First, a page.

4. ^ a b "Atkinson Fellowship in Public Policy". Canadian Journalism Foundation. 2015-06-21. Retrieved 2015-08-28. 
  5. ^ a b "Highlights from the Canadian Journalism Foundation Awards". Voice of Toronto. 2015-06-21. Retrieved 2015-08-28. The Atkinson Fellowship in Public Policy provides a seasoned Canadian journalist with $100,000 and an opportunity to pursue a year-long investigation into a current policy issue. It is sponsored by the Atkinson Foundation, the Toronto Star and the Honderich family. This year’s recipient is Michelle Shephard, national security reporter for the Toronto Star, author and filmmaker. For her fellowship, she plans to produce character-driven pieces on the effectiveness ofCanada’s public policies related to national security. 
  6. ^ Emily Mills (March 2005). "More Than a Love of Craft: Journalists dish on the pleasures and the pitfalls of romance in the biz". Ryerson School of Journalism. Archived from the original on 2013-01-15. After joining the Star permanently, Shephard occasionally collaborated with her husband at work. Known for solid investigative reporting, the duo shared bylines on stories from Walkerton's tainted water to Paul Bernardo's trial.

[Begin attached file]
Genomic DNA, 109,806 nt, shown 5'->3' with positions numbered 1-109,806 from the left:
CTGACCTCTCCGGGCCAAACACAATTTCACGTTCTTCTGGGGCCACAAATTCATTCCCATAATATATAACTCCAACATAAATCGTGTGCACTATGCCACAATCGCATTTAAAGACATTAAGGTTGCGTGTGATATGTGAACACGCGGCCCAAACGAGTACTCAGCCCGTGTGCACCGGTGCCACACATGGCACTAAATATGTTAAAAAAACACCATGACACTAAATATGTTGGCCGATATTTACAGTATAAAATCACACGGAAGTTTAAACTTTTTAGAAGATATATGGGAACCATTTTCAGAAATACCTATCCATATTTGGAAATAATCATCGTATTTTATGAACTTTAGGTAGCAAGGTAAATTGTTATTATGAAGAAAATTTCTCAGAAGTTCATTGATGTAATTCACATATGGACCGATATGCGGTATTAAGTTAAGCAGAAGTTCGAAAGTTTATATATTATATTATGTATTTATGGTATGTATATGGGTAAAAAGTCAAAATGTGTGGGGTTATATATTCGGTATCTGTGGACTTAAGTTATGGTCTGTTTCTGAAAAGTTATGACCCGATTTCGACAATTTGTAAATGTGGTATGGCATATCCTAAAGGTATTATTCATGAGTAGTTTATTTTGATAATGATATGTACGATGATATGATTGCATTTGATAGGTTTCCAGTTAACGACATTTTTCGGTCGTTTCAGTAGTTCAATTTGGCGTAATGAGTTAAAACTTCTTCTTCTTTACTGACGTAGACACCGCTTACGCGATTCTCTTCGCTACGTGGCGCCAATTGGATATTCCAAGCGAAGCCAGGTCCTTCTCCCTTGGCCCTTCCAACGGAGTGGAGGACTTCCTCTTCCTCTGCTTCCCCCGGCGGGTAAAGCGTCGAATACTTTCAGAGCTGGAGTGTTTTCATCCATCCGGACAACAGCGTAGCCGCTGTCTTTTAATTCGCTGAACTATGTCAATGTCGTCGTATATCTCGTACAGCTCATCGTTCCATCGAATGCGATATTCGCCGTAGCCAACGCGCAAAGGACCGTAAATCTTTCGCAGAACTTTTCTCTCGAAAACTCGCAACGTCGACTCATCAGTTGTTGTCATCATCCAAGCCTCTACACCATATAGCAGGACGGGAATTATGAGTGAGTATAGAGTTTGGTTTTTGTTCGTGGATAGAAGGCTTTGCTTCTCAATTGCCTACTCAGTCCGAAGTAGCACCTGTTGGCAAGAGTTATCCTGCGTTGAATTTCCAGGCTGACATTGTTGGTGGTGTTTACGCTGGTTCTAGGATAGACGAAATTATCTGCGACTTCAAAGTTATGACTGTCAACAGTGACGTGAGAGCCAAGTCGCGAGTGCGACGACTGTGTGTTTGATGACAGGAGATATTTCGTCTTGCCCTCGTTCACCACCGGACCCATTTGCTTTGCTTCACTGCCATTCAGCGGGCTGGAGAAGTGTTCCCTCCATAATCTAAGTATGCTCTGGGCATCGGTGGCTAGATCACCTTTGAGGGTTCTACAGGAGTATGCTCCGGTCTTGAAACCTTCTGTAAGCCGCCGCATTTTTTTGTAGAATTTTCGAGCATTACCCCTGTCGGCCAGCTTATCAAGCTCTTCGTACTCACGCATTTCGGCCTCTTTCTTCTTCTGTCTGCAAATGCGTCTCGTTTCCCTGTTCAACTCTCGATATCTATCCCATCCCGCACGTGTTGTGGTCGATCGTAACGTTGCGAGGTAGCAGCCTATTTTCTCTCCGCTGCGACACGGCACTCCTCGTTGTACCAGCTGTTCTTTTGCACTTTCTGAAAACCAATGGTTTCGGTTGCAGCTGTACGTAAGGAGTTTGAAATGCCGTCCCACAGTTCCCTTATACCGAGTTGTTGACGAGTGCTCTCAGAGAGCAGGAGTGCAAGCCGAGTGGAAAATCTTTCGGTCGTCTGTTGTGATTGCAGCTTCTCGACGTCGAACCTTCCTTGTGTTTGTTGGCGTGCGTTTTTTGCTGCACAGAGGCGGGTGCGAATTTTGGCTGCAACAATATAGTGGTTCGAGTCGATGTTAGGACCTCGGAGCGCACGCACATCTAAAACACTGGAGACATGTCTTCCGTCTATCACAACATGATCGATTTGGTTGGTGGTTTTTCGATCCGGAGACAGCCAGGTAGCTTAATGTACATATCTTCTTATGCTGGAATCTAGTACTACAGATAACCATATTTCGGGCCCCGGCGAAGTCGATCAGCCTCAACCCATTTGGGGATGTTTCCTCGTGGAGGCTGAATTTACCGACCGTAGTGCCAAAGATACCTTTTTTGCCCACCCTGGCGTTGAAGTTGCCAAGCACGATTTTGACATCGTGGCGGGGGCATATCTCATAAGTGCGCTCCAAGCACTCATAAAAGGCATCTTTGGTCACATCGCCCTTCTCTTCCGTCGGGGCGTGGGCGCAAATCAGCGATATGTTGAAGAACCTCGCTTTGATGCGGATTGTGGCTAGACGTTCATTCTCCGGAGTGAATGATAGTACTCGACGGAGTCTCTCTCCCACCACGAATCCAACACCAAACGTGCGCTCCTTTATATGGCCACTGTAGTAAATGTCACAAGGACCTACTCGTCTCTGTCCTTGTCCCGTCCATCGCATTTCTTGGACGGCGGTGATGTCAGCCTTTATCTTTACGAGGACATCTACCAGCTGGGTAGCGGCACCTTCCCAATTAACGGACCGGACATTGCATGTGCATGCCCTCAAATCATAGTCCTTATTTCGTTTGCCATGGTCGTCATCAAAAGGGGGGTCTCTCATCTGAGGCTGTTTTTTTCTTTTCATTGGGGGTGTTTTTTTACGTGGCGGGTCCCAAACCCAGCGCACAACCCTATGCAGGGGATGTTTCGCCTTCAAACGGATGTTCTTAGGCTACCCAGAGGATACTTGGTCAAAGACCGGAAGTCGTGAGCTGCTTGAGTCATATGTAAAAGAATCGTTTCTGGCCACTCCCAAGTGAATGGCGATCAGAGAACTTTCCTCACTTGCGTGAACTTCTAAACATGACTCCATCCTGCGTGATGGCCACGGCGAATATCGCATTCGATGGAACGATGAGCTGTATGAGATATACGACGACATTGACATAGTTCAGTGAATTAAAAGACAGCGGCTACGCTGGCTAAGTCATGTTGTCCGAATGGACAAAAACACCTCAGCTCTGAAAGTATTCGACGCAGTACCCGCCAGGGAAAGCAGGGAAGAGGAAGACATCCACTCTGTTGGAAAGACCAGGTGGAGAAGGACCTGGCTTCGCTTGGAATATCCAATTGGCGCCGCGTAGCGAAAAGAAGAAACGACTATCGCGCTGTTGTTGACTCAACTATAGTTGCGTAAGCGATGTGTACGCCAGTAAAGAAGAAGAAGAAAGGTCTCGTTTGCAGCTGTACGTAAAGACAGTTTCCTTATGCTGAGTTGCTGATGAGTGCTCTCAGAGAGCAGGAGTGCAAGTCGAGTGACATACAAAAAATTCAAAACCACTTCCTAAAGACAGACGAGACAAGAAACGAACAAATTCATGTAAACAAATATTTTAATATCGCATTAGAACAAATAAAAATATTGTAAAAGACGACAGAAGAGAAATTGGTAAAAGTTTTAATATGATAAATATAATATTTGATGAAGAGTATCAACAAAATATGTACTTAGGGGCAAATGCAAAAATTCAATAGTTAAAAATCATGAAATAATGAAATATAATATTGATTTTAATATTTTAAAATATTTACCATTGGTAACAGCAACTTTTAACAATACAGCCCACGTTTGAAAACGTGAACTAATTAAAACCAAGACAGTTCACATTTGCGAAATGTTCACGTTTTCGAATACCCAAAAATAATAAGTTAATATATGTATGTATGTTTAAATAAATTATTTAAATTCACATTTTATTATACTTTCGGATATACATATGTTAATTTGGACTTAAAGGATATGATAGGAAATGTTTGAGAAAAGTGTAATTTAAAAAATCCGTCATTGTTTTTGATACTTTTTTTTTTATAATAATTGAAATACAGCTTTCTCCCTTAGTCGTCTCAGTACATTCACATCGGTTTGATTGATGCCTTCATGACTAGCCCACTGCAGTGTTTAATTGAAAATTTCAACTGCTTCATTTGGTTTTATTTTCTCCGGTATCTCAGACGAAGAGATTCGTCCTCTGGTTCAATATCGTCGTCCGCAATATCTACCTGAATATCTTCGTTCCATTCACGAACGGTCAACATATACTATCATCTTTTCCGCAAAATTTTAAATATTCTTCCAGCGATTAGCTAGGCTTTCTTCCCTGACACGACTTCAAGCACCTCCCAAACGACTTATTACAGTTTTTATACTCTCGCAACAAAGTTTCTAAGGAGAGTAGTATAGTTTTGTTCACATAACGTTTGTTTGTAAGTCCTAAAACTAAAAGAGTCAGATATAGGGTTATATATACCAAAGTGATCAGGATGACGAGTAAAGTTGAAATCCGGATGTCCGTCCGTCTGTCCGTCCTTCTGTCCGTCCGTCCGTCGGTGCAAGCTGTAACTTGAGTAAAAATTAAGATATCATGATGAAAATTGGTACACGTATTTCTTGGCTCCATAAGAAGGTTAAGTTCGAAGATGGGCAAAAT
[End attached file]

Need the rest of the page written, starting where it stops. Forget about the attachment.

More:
7. ^ Amazon: Guantanamo's Child
  8. ^ Linda Diebel (2012). "Betrayed: The Assassination of Digna Ochoa". Harper Collins. ISBN 9781443403498. Retrieved 2013-01-15. 
  9. ^ Marina Nemat (2008-04-01). "Prisoner of Tehran: One Woman's Story of Survival Inside an Iranian Prison". Penguin Canada. ISBN 9780143179207. Retrieved 2013-01-15. 
  10. ^ Michelle Shephard (2011-09-13). Decade of Fear: Reporting from Terrorism's Grey Zone. Douglas & McIntyre. ISBN 9781553656586. Retrieved 2013-01-28. Daniel Fried was on board with his deputy, Tony Ricci, a retired U.S. Army colonel with previous posts in Bosnia, Afghanistan and Iraq. 
  11. ^ "British Columbia Achievement Foundation". Bcachievement.com. 2012-12-04. Retrieved 2013-01-28. 
  12. ^ Kathy English (2011-09-09). "Covering the terror beat". Toronto Star. Retrieved 2011-09-11. 
  13. ^ Michael Harris (2003). "Con Game: The Truth about Canada's Prisons". McClelland & Stewart. p. 133. ISBN 9780771039621. 
  14. ^ Jordan Press (2011-09-09). "New book details 'grey zone' in war on terror". Vancouver Sun. Retrieved 2011-09-11.